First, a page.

As a 'qualified professional', I must say that I would rather be guided by a real live accountant, (or a good one, at least), with an intimate knowlede of the business in question, than the forum. This is not to denigrate my fellow contributors, many of whom are clearly of a very high calibre and would be entitled to charge significant fees for the advice they give freely here. Simply to say that, no matter the level of expertise, no matter how well crafted the advice, there's no substitute for "boots on the ground", so to speak.
Like you, my hackles would rise in the presence of an Inspector who bragged that his assessments had forced businesses to close. Perhaps presented in a way to indicate that you'd be better off settling for what might by comparison be much easier to bear? Too much of that kind of talk might make me inclined to speak to the Inspector's manager. It's not acceptable to 'bully' a taxpayer. I should stress that this is NOT a decision to be taken lightly, however. There is a very real risk that this will make matters worse, so you must be sure of your facts, etc.
I don't think your accountant is necessarily a bad adviser. I don't know the size of your business, the amounts at stake, or how much your accountant charges. He or she may simply be exercising restraint because of the relative cost of the assessment as against professional fees in fighting the case.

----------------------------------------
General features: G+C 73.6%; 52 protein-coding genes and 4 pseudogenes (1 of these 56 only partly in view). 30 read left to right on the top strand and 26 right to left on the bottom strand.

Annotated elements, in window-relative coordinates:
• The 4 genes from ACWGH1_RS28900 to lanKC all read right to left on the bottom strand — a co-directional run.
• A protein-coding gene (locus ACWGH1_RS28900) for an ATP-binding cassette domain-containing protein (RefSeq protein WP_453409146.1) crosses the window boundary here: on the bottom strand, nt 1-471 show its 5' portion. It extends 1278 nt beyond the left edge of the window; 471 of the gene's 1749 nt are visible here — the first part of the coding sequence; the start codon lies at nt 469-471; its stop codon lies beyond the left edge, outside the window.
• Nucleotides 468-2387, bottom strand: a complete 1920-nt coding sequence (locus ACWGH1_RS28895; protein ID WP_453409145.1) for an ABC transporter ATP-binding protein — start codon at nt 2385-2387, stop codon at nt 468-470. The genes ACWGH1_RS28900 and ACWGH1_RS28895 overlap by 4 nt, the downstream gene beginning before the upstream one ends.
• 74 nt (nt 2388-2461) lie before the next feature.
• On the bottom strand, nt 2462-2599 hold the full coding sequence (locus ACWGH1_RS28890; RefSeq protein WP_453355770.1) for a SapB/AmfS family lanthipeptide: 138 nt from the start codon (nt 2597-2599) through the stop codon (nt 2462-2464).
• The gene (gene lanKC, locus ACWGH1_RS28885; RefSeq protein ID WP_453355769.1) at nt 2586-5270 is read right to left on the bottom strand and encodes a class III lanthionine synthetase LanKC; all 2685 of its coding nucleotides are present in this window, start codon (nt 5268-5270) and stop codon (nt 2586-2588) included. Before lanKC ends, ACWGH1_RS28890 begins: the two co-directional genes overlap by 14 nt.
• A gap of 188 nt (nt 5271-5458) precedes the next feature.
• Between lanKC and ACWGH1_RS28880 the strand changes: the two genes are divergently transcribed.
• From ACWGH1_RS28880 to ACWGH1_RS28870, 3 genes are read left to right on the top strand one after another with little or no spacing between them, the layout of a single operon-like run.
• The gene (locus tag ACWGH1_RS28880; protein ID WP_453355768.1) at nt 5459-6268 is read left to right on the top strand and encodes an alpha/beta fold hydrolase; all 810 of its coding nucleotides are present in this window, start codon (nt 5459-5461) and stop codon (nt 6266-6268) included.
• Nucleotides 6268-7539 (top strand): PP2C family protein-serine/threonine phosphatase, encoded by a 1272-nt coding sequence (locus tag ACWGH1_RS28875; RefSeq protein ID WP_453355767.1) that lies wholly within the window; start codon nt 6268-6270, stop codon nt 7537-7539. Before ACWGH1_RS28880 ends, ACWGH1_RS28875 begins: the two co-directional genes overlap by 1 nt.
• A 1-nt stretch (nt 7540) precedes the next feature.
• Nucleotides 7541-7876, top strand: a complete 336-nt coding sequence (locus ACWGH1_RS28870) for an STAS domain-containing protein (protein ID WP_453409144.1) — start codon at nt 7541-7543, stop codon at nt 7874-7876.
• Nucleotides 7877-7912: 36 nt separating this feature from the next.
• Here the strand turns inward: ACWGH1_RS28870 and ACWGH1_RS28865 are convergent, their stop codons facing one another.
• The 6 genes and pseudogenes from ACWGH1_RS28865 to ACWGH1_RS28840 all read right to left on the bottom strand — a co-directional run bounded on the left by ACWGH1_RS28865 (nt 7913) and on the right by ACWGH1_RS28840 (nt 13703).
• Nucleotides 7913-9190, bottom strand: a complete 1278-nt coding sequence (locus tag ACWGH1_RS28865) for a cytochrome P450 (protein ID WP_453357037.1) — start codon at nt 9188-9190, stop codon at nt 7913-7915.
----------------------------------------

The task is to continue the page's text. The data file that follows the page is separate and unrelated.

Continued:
I wholly agree with R: inferring that the petrol was paid for on private shopping trips simply because supermarket filling stations were used, is a questionable bit of detective work, to say the least.
I feel there is some mileage in resisting the Inspector's assertions. Unfortunately, without knowledge of the case, I cannot advise on when or how to do so. Certainly if he's now put his case in writing, his bolt is shot, to a degree - it would look quite churlish if you disputed this point and he then threatened to open up other aspects - if he had genuine doubts about other matters, they should have been presented and made clear from the beginning.
One final point, picking up on what R said - if this pool car scenario is still going on, then keeping accurate records now, of who uses the cars, when and why, for a period of say a month, might provide an excellent specimen for contending that they are genuine pool cars. It's not as good as records from the period under enquiry, but if you can reasonably demonstrate that your business model/use of the vehicles hasn't substantially changed in the intervening period, then I see no reason why the Inspector shouldn't accept your contention that they were pool cars beforehand as well.